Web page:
In our cross-sectional study, non-randomized sampling method was performed and 100 farm sprayers (cases) and 100 hospital personnel (controls) after precise systemic and neurological examination were recruited to this study from June 2011 to august 2011. The nerve conduction studies were performed and these indices were recorded: Compound Muscle Action Potential (CMAP), amplitude and Distal Latency (DL) and Nerve Conduction Velocity (NCV) of common peroneal nerve, Peak Latency (PL) and amplitude of Sensory Nerve Action Potential (SNAP) and Nerve Conduction Velocity (NCV) of sural and radial sensory nerves.
Results:
Among 100 cases, 55 farm sprayers complained of non-neurological problems including: ophthalmologic, dermatologic and pulmonary complications. The ophthalmologic complaints (44%) were the most. The mean peroneal CMAP amplitude and NCV, sural PL, radial SNAP amplitude, PL and NCV in the case group were significantly different compared to control group. Mean exposure time to OPs in farm sprayers without neurological problem (40%) was 11.81 ± 5.84 years but in farm sprayers with neurological problems (60%) was 15.70 ± 9.08 years, which represents the effect of OPs exposure duration on neurologic problems.
Conclusions:
Chronic low dose pesticide exposure could lead to delayed peripheral neuropathy as well as systemic (skin, eyes and lungs) complications. In farm sprayers electrodiagnostic indices were significantly abnormal as compared to control group. The normal indices did not rule out neurologic involvement and it seems that measurement of these indices at the beginning of the farm sprayers employment and intermittently during their work is helpful for detecting delayed polyneuropathy.
doi:10.5812/ircmj.5072
PMCID: PMC4082521  PMID: 25031861
Pesticides; Neurotoxicity Syndromes; Polyneuropathies; Electrodiagnosis; Organophosphates
16.  Evaluation of Lung and Bronchoalveolar Lavage Fluid Oxidative Stress Indices for Assessing the Preventing Effects of Safranal on Respiratory Distress in Diabetic Rats 
The Scientific World Journal  2014;2014:251378.
We investigated the effects of antioxidant activity of safranal, a constituent of Crocus sativus L., against lung oxidative damage in diabetic rats. The rats were divided into the following groups of 8 animals each: control, diabetic, and three diabetic + safranal-treated (0.25, 0.50, and 0.75 mg/kg/day) groups. Streptozotocin (STZ) was injected intraperitoneally (i.p.) at a single dose of 60 mg/kg for diabetes induction. Safranal was administered (i.p.) from 3 days after STZ administration to the end of the study. At the end of the 4-week period, malondialdehyde (MDA), nitric oxide (NO) and reduced glutathione (GSH) contents, activity of superoxide dismutase (SOD), and catalase (CAT) were measured in the bronchoalveolar lavage fluid (BALF) and lung tissue. Safranal in the diabetic groups inhibited the level of MDA and NO in BALF supernatant and lung homogenate. The median effective dose (ED50) values were 0.42, 0.58, and 0.48, 0.71 mg/kg, respectively. Safranal in the diabetic groups increased the level of GSH and the activity of CAT and SOD in BALF supernatant and lung homogenate. The ED50 values were 0.25, 0.33, 0.26 in BALF and 0.33, 0.35, 0.46 mg/kg in lung, respectively. Thus, safranal may be effective to prevent lung distress by amelioration oxidative damage in STZ diabetic rats.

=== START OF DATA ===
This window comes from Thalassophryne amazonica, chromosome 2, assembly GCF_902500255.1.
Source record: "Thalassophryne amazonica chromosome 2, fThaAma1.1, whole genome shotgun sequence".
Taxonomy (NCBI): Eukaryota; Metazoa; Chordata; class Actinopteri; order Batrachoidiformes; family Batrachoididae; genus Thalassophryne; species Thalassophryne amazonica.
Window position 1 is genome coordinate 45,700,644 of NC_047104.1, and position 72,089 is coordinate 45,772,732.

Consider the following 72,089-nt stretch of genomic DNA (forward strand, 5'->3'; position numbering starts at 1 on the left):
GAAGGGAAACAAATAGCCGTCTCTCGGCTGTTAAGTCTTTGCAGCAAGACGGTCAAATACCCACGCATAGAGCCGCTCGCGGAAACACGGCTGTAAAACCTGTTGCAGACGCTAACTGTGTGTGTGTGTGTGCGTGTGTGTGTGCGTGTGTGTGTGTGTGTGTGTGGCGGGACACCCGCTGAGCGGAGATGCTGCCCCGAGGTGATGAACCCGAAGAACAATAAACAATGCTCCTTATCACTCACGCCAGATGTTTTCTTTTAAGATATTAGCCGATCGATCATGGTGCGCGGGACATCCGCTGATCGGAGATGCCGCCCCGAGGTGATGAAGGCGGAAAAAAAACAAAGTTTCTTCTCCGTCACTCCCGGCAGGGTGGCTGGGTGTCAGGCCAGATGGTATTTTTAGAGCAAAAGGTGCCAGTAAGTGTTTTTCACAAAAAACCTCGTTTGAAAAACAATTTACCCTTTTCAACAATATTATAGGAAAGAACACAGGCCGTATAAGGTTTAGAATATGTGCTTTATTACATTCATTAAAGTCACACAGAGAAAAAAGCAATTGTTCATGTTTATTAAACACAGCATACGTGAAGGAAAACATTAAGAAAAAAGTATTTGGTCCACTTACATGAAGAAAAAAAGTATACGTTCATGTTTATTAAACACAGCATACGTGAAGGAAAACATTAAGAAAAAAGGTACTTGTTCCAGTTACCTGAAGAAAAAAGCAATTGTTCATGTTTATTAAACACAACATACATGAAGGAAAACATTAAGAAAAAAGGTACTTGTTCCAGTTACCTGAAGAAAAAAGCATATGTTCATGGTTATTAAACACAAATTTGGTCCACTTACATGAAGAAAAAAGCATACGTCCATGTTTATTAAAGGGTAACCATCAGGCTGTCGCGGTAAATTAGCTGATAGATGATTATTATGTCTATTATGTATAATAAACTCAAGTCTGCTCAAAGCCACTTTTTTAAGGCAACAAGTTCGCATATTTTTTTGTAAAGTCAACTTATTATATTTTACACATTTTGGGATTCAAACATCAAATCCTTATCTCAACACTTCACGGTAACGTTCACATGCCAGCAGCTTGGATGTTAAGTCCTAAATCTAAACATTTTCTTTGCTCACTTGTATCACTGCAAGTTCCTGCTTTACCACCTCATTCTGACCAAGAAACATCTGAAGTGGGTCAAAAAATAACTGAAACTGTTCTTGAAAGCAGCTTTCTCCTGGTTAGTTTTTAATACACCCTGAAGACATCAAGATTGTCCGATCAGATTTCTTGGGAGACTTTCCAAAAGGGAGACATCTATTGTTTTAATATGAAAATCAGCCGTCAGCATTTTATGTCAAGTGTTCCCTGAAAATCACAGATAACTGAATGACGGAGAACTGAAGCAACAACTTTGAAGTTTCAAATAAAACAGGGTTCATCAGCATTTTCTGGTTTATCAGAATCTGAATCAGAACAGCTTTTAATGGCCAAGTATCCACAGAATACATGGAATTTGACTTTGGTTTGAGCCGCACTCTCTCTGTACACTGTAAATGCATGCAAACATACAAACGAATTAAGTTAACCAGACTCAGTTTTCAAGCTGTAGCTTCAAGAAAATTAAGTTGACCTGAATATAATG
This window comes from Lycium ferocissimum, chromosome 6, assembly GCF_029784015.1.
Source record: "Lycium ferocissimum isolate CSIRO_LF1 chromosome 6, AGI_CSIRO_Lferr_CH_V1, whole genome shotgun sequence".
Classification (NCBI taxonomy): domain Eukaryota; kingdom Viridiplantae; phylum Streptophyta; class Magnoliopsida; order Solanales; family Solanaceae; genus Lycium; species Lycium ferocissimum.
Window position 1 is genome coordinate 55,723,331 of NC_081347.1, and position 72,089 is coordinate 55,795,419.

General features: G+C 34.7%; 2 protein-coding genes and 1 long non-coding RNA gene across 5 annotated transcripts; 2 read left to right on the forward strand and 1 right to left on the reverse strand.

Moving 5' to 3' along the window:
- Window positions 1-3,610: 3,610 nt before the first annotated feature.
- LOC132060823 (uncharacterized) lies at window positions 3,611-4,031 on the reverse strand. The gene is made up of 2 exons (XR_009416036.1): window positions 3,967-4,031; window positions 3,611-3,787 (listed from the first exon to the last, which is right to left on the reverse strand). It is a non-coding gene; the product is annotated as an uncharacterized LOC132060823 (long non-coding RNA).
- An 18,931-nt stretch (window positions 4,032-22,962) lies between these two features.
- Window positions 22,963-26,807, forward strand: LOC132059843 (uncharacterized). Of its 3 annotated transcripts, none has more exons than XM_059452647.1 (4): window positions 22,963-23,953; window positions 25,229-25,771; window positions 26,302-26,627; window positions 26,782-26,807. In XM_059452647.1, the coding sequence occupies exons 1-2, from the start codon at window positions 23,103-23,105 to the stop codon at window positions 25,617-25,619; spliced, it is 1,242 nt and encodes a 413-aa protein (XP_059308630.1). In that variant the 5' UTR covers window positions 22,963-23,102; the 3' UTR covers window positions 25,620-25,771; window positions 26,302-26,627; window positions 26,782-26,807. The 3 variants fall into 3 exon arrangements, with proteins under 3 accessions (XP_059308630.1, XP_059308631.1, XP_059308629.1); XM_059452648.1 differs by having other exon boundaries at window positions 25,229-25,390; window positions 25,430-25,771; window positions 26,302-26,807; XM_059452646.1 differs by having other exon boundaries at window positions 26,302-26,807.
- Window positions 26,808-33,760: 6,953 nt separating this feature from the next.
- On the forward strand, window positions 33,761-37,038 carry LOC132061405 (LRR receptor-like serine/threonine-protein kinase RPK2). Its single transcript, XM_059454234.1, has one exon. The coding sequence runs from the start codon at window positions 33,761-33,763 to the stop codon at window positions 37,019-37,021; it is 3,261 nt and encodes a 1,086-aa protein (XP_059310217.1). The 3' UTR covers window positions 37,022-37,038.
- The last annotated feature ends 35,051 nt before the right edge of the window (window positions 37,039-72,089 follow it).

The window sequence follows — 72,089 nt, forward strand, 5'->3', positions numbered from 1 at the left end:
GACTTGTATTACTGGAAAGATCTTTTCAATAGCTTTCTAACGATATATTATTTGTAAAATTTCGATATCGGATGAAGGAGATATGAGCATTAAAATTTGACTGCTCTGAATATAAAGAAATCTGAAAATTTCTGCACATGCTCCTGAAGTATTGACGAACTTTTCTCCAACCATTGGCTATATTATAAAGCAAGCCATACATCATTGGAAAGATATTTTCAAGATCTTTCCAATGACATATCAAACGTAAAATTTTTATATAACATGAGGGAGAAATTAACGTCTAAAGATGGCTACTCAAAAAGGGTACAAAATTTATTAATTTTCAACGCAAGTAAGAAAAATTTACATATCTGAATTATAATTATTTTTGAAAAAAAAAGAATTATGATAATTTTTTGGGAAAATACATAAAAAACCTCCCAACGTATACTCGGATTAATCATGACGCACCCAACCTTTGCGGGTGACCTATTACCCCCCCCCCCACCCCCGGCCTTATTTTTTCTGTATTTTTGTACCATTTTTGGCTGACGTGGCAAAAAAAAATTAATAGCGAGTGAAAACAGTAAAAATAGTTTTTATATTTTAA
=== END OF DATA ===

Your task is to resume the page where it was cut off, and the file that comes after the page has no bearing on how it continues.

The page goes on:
doi:10.1155/2014/251378
PMCID: PMC3950999  PMID: 24701146
17.  Snakebite management in Iran: Devising a protocol 
Background:
Snakebite in Iran has been a health concern. However, management of snakebite is not standardized and varies from center to center. This study is aimed at devising an evidence-based comprehensive protocol for snakebite management in Iran, to reduce unnecessary variations in practice.
Materials and Methods:
A narrative search in electronic databases was performed. Fifty peer-reviewed articles, guidelines, and textbooks were reviewed and practical details were extracted. Our currently used protocol in the Mashhad Toxicology Center was supplemented with this information. Consequently an improved wide-range protocol was developed. The protocol was then discussed and amended within a focus group comprised of medical toxicologists and internal medicine specialists. The amended version was finally discussed with expert physicians specialized in different areas of medicine, to be optimized by supplementing other specific considerations.
Results:
During a one-year process, the protocol was finalized. The final version of the protocol, which was designed in six steps, comprised of three components: A schematic algorithm, a severity grading scale, and instructions for supportive and adjunctive treatments. The algorithm pertains to both Viperidae and Elapidae snakebite envenomations and consists of a planned course of action and dosing of antivenom, based on the severity of the envenomation.
Conclusion:
Snakebite envenomation is a clinical toxicologic emergency, which needs to be treated in a timely and organized manner. Hence, a multi-aspect protocol was designed to improve the clinical outcomes, reduce unnecessary administration of antivenom, and help physicians make more proper clinical judgments.